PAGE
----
Do you sell products online? Do you know how much product was sold to a customer that found your website from a Search Engine? A banner ad? Social Media?
If you answered “no” to any of these questions then you need to set up Google Analytics ecommerce tracking right now. With a correctly set up ecommerce tracking script you can obtain a very detailed overview of your revenue and how customers found your website when purchasing products.
These insights allow you to make decisions on where you budget your time and money finding more customers from these sources. There are two parts to correctly implementing ecommerce tracking.
Google Analytics Tracking Script
The first step is to make sure that you have Google Analytics tracking installed on every page of your website. You can get the code from the Admin section of your Google Analytics account under the Tracking Info tab. Your code should look something like this:
If your shopping cart is on a subdomain then you must make sure the setting “Subdomains of [your-domain]” set to On. It adds the line:
This is critical to tracking visitors across subdomains, if you have your shopping cart on something like order.your-domain.com then this line is required. Otherwise you don’t need it but I like to add it anyway, who knows if you’re going to have a subdomain in the future. This will save you the trouble of going back and updating it later.
If you do not including that line and your shopping cart is on a subdomain then every referring source will say it came from your-domain.com because Google Analytics does not know that the two domains are related without that line.
The script can be placed before the closing head tag of your website.
Google Analytics Ecommerce Tracking Script
Next up is adding the conversion code to what I’ll refer to as your “confirmation” page. The “confirmation” page is the page on your site that you send customers to AFTER a payment has been processed and completed successfully.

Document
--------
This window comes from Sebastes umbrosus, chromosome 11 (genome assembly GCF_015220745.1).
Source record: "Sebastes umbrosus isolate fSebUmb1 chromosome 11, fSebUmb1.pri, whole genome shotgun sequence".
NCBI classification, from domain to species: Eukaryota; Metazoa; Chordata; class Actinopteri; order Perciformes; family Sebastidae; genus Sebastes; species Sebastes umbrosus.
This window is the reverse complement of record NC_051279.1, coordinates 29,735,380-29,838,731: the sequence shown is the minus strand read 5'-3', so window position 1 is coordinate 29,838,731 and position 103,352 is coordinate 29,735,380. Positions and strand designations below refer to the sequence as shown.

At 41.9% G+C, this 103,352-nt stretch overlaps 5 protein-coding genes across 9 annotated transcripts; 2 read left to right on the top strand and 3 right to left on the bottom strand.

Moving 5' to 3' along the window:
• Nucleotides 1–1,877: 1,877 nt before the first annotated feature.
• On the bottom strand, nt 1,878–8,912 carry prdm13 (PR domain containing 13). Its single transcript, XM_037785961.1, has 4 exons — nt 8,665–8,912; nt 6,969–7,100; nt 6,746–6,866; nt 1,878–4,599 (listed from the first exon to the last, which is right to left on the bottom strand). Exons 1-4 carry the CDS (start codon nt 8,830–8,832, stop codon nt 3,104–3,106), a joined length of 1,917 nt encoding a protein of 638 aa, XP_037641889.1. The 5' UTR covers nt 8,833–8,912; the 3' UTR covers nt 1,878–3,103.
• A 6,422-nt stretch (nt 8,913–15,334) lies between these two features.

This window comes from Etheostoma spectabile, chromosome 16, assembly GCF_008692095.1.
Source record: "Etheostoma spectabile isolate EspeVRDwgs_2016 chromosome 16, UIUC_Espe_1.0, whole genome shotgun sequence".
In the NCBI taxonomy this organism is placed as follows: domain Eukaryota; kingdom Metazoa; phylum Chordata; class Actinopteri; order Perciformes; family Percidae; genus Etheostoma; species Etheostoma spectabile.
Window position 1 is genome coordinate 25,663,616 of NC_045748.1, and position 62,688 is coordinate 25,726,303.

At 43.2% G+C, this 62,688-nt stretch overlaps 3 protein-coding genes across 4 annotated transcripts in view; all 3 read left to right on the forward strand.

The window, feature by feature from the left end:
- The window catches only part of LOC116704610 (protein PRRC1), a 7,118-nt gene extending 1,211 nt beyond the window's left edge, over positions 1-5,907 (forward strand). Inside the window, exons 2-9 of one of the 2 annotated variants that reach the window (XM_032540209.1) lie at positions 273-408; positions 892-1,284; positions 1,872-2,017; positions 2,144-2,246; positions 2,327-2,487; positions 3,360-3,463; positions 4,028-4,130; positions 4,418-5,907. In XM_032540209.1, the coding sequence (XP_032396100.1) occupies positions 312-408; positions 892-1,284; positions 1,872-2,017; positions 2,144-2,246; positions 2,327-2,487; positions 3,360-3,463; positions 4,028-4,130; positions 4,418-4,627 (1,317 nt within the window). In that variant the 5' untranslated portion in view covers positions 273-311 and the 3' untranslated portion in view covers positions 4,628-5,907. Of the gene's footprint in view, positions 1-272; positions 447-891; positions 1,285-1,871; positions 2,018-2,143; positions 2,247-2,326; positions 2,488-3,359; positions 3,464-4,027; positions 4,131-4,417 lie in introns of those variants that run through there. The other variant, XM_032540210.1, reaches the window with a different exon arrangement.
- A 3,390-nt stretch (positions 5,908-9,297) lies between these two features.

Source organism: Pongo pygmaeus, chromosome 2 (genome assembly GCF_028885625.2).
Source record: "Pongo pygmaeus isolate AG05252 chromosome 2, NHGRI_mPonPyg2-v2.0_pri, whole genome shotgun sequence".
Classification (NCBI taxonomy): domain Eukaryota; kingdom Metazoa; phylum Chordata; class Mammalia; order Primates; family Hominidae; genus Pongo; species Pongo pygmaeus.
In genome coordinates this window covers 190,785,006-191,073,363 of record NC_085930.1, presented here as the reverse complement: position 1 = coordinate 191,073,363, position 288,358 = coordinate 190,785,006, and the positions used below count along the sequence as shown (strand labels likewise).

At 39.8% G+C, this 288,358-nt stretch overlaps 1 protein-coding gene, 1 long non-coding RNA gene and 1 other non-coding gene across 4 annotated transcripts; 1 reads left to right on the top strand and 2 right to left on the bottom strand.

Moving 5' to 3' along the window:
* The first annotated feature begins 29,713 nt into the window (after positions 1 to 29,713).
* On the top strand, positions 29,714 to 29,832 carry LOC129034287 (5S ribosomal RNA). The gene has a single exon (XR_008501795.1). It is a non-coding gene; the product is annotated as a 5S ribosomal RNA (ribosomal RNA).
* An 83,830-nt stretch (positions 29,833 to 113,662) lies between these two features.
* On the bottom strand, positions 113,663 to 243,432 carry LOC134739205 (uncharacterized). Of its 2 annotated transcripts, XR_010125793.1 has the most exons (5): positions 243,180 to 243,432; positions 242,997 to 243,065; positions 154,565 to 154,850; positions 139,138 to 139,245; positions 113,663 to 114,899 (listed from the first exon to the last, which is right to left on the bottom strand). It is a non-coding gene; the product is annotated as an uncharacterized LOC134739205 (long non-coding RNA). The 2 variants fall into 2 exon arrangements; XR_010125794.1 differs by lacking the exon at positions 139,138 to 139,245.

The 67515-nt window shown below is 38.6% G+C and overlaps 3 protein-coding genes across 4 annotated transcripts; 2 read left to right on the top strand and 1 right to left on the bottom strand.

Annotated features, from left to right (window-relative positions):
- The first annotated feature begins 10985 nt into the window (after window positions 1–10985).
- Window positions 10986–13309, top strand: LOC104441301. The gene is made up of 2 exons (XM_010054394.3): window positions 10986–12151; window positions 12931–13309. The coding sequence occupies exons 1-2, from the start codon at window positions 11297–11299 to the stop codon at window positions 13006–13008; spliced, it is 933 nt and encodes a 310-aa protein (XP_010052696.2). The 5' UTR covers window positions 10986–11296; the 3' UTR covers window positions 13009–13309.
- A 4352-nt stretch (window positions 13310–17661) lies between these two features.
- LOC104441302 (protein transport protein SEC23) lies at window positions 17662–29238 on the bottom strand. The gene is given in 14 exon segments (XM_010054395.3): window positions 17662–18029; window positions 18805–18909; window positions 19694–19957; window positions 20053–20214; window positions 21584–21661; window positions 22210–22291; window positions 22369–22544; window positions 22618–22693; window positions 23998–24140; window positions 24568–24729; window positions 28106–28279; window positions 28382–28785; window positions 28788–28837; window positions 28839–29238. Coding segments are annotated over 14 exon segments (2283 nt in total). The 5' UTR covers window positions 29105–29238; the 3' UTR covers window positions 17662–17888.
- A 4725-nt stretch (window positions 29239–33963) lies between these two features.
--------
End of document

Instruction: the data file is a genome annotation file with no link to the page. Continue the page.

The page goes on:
Each website will have this set up a little differently depending on your business but Google has an excellent guide to adding the conversion script that can be found here.
Once this is set up you will need to wait a few hours for sales to start processing through Google Analytics. You can view all the data that Google Analytics allows under the Conversions section in the Ecommerce link. From here you can see every source that sends you sales and how well you are converting them. Imagine that you have a banner ad on a popular website that you’re spending $5,000 per month on and have noticed an increase in sales but you weren’t able confirm where they were coming from. With Ecommerce tracking you can see exactly how many sales came from that banner ad and determine if you’re making ROI on these banners.
One important note on Source tracking: Google tracks sales by a “last source” attribution. This means that Google attributes a conversion to the last method in which a user found your website. For example, if a customer saw a banner ad on a website and clicked that to get you your site, decided they weren’t ready to purchase yet and left. Then three days later they decided they were ready to purchase and Google’d your websites named and clicked a listing to your website and purchased a product, Google will show “Organic Search” as the conversion source. This is important to keep in mind because while it’s great that you scored a sale from Organic Search, it would be more important to know that the banner ultimately led to the conversion.
To learn more about attribution modeling view Google’s Support Post on the subject.
Have any questions on best implementation strategies? Leave a comment below!